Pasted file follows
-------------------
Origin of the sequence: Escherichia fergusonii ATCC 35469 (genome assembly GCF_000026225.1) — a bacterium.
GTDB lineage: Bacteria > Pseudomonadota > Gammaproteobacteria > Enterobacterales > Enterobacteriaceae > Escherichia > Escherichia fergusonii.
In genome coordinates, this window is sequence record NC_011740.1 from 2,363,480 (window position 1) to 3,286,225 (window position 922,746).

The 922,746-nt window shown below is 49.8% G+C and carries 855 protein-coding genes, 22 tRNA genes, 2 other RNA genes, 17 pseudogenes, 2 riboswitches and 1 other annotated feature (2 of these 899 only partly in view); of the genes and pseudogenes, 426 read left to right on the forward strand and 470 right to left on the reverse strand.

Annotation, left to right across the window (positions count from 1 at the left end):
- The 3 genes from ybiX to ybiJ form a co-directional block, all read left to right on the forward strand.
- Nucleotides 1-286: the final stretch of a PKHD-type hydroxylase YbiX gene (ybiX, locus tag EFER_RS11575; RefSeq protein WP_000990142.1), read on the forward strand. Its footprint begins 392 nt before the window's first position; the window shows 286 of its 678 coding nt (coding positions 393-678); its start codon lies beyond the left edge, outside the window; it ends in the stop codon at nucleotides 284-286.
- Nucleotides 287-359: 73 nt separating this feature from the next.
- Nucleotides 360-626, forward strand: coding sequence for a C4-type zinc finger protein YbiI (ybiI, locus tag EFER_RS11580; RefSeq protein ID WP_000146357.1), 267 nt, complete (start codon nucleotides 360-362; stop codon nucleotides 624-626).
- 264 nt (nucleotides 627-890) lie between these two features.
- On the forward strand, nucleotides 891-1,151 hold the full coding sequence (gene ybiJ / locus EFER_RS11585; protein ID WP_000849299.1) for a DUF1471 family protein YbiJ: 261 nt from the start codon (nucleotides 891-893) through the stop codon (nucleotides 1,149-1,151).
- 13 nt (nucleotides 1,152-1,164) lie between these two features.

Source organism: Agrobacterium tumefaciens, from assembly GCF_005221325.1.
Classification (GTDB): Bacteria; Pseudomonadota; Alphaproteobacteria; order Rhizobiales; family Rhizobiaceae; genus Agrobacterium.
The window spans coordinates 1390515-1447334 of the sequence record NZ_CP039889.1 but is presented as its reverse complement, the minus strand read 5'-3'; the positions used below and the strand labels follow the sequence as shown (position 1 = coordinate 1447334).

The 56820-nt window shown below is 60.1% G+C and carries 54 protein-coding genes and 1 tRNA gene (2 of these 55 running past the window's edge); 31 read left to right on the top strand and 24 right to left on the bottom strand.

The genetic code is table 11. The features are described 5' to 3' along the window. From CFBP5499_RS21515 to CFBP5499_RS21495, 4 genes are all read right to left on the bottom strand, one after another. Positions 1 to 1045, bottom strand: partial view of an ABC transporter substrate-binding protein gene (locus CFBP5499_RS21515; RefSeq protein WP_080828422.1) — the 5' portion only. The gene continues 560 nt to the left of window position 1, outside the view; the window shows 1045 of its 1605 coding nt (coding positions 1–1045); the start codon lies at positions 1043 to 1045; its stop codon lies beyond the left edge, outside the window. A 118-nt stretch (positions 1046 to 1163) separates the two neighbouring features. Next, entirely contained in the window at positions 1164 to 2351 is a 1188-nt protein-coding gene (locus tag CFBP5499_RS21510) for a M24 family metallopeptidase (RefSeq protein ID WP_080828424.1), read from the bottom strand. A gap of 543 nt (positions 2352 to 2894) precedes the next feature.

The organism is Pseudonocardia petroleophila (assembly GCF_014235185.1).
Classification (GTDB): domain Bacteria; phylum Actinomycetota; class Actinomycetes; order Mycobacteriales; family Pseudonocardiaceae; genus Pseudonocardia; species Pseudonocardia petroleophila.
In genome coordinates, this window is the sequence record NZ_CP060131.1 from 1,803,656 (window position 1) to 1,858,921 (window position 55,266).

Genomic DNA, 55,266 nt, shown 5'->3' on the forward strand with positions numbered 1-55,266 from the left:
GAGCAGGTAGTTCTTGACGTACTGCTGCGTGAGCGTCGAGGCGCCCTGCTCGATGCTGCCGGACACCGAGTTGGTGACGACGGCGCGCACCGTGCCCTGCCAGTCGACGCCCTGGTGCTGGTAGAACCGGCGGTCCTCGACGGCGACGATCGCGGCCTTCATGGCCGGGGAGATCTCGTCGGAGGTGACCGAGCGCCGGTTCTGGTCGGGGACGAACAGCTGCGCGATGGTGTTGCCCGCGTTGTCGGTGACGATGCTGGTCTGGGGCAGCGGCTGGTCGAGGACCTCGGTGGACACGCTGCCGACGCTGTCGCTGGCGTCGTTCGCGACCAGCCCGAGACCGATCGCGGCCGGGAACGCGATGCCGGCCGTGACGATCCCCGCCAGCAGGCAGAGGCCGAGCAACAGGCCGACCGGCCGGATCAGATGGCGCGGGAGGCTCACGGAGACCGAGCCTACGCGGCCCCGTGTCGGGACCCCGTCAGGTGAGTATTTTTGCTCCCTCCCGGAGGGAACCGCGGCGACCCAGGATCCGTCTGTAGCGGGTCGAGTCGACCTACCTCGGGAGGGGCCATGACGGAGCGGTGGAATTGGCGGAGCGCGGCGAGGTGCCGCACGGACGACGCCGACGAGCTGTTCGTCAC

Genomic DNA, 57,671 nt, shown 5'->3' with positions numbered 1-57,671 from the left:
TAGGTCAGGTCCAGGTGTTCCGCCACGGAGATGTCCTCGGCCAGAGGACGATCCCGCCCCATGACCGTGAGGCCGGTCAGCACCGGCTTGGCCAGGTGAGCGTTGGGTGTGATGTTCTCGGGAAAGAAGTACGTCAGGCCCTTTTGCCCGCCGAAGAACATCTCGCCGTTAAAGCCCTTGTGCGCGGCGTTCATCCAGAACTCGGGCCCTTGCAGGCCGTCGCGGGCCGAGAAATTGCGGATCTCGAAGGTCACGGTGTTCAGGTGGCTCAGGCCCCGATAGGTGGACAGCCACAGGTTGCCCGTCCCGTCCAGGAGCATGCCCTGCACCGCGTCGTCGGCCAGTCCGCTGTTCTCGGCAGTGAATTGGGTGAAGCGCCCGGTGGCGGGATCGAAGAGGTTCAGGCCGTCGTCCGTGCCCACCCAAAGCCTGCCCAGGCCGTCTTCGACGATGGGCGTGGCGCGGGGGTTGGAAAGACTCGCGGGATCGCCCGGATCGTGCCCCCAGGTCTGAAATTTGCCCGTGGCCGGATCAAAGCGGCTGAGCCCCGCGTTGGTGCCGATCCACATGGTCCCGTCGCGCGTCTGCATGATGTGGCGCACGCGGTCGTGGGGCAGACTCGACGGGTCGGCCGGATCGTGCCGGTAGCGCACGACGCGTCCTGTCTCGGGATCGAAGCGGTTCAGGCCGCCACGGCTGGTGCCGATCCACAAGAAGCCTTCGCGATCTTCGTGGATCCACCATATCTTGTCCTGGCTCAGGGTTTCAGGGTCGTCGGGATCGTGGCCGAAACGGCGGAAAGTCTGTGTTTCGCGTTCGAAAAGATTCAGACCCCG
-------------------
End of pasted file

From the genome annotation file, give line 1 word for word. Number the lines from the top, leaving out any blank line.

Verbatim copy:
Origin of the sequence: Escherichia fergusonii ATCC 35469 (genome assembly GCF_000026225.1) — a bacterium.